Massachusetts Coppers From

The Sydney F. Martin Collection Part I

We are pleased to present the Sydney F. Martin collection of Massachusetts coppers. This offering represents one of the most complete and highest quality sets of the 1787-1788 Massachusetts half cents and cents by die variety to ever appear at auction. Syd took special pride in this collection, not only striving for completeness but working diligently to upgrade specimens of the most significant varieties whenever possible. A remarkable 46 out of 51 total varieties are present, 10 of the 11 half cents and 36 of the 40 cents. Of the five varieties not included, three are Rarity-8 (including two unique coins) and two are Rarity-7+. The average grade and quality of the collection is also extraordinary. Of the 49 total coins offered in this sale, 35 of them are in AU or UNC condition, and the average grade across the entire collection is an incredible AU-52. Several pieces are the finest known examples of their respective varieties and there are some truly world-class rarities present. These include the legendary Crosby Plate 1787 Transposed Arrows PCGS EF-45, the mind-boggling finest 1787 Ryder 4-J cent PCGS MS-64 BN, the beautiful finest known 1788 Ryder 9-M PCGS MS-64 BN, and the finest example of the significant 1788 Ryder 14-J variety, PCGS AU-58.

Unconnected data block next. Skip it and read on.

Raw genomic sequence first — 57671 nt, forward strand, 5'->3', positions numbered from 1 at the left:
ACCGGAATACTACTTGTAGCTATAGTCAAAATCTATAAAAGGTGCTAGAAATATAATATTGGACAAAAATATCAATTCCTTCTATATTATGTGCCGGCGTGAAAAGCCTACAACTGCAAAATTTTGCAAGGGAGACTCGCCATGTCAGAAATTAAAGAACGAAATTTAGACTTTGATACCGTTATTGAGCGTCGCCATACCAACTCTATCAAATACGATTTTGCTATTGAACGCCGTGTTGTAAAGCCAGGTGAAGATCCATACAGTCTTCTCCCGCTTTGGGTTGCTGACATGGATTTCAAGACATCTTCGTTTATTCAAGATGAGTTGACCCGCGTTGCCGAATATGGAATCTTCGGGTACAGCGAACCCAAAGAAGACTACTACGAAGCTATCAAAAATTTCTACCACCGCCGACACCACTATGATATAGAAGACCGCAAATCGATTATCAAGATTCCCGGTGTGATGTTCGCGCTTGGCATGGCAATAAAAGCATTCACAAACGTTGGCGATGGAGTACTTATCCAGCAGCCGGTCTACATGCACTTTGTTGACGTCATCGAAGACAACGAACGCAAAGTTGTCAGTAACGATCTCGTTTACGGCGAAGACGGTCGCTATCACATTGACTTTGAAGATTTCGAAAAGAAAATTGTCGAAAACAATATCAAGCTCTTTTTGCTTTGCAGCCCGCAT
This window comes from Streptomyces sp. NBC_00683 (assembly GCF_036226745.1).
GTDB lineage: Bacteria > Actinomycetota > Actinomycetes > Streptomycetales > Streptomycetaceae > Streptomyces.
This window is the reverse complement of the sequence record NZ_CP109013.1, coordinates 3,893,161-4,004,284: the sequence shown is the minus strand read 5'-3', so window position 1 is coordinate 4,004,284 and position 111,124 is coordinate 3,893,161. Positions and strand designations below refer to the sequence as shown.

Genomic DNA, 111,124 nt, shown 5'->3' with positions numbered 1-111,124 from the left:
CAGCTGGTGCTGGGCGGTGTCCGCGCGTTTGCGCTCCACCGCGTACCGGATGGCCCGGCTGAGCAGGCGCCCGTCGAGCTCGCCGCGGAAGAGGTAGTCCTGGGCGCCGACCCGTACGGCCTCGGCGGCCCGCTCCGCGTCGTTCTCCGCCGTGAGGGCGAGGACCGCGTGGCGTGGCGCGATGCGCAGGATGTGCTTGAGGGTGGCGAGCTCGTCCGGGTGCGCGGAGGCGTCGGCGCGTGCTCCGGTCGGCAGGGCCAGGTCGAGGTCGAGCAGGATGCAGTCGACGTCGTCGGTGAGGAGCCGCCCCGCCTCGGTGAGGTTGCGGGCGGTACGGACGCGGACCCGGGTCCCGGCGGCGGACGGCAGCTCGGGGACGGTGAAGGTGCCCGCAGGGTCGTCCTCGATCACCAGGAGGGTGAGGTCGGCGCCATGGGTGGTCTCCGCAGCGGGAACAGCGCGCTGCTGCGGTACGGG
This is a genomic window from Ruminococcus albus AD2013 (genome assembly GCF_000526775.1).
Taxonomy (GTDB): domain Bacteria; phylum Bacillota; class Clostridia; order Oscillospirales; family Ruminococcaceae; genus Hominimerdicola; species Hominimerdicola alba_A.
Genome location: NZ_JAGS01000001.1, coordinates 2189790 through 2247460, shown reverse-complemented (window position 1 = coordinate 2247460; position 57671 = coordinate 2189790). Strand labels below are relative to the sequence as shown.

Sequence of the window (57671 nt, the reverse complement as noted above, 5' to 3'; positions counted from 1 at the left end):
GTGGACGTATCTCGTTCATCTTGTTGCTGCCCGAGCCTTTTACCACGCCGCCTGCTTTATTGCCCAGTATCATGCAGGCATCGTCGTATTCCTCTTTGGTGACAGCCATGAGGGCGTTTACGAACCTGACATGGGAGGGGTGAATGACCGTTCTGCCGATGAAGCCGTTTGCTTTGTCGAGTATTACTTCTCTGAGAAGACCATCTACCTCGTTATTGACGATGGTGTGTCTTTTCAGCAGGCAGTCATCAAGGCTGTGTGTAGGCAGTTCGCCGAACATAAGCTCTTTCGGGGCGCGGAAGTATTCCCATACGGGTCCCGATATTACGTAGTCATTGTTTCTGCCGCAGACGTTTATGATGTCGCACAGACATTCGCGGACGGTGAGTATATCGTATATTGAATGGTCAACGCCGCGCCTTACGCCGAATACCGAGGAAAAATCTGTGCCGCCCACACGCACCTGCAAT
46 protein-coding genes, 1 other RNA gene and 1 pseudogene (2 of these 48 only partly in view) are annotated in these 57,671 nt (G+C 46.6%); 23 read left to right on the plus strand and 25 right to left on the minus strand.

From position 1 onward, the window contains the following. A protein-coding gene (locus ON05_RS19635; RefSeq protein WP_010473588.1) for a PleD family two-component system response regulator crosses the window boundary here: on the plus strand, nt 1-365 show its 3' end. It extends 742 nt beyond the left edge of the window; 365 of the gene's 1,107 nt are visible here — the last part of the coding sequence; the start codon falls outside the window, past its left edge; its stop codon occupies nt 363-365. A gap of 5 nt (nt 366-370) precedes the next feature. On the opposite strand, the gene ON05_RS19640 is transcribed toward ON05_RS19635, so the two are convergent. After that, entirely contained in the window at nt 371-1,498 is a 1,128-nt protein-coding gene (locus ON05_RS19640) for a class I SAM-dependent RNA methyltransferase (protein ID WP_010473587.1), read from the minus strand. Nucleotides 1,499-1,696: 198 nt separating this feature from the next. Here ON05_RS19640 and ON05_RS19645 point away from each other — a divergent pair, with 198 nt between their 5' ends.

The Massachusetts copper coinage of 1787-1788 is distinct among the various state copper coinages of the 1780s for a few reasons. Massachusetts was the only state to set up their own official mint for the striking of the coins, as opposed to contracting out that work to private individuals. The Massachusetts mint, led by superintendent Joshua Witherle, enforced relatively strict quality control standards and the Massachusetts coppers are by far the best produced and on the highest quality planchets of the state coppers. They are also significant as the first American coins to be denominated in fractional parts of a dollar and to bear the words HALF CENT and CENT. The coins have an attractive and well executed design, the obverse depicting a Native American with bow and arrow and star above, as seen on the Massachusetts state seal. The reverse shows a heraldic eagle with shield, arrows, and olive branches, a motif that reappears on many federal United States coins.

This delightful series offers numismatists a number of ways to pursue collections of these historic coins. From a single example of the Massachusetts copper design, to collections by date, denomination, or Red Book variety, there are several approaches depending on one’s goals and preferences. Even a collection by die variety like the present offering is enjoyable and relatively manageable to pursue, though obviously near impossible to complete. Whether you are looking for a single high quality or well pedigreed example of the type, a trophy coin-caliber rarity, or are endeavoring to build the next world-class cabinet of Massachusetts coppers like Syd’s, there are many wonderful opportunities in the pages that follow.

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